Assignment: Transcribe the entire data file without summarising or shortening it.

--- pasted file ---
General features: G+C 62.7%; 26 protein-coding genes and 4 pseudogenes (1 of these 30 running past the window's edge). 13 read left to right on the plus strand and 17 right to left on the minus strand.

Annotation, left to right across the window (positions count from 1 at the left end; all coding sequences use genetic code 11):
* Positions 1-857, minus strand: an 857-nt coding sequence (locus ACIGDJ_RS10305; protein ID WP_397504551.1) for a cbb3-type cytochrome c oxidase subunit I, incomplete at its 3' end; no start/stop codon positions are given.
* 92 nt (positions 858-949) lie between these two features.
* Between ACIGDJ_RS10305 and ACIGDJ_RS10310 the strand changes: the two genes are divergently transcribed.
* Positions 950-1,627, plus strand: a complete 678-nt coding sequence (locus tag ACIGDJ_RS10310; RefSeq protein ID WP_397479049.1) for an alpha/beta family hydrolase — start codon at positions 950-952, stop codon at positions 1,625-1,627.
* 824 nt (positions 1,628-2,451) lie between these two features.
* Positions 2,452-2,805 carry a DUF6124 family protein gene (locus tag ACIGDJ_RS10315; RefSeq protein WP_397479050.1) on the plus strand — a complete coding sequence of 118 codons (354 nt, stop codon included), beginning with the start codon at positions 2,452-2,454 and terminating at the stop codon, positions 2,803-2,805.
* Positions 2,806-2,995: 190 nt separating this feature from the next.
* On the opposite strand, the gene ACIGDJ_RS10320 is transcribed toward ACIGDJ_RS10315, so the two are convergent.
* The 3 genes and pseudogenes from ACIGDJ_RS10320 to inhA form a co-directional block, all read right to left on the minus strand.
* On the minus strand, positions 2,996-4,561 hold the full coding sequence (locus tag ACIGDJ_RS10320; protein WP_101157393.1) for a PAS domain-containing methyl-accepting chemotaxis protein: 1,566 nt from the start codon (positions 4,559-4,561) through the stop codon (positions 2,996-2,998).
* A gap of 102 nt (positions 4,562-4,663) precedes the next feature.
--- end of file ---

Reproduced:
General features: G+C 62.7%; 26 protein-coding genes and 4 pseudogenes (1 of these 30 running past the window's edge). 13 read left to right on the plus strand and 17 right to left on the minus strand.

Annotation, left to right across the window (positions count from 1 at the left end; all coding sequences use genetic code 11):
* Positions 1-857, minus strand: an 857-nt coding sequence (locus ACIGDJ_RS10305; protein ID WP_397504551.1) for a cbb3-type cytochrome c oxidase subunit I, incomplete at its 3' end; no start/stop codon positions are given.
* 92 nt (positions 858-949) lie between these two features.
* Between ACIGDJ_RS10305 and ACIGDJ_RS10310 the strand changes: the two genes are divergently transcribed.
* Positions 950-1,627, plus strand: a complete 678-nt coding sequence (locus tag ACIGDJ_RS10310; RefSeq protein ID WP_397479049.1) for an alpha/beta family hydrolase — start codon at positions 950-952, stop codon at positions 1,625-1,627.
* 824 nt (positions 1,628-2,451) lie between these two features.
* Positions 2,452-2,805 carry a DUF6124 family protein gene (locus tag ACIGDJ_RS10315; RefSeq protein WP_397479050.1) on the plus strand — a complete coding sequence of 118 codons (354 nt, stop codon included), beginning with the start codon at positions 2,452-2,454 and terminating at the stop codon, positions 2,803-2,805.
* Positions 2,806-2,995: 190 nt separating this feature from the next.
* On the opposite strand, the gene ACIGDJ_RS10320 is transcribed toward ACIGDJ_RS10315, so the two are convergent.
* The 3 genes and pseudogenes from ACIGDJ_RS10320 to inhA form a co-directional block, all read right to left on the minus strand.
* On the minus strand, positions 2,996-4,561 hold the full coding sequence (locus tag ACIGDJ_RS10320; protein WP_101157393.1) for a PAS domain-containing methyl-accepting chemotaxis protein: 1,566 nt from the start codon (positions 4,559-4,561) through the stop codon (positions 2,996-2,998).
* A gap of 102 nt (positions 4,562-4,663) precedes the next feature.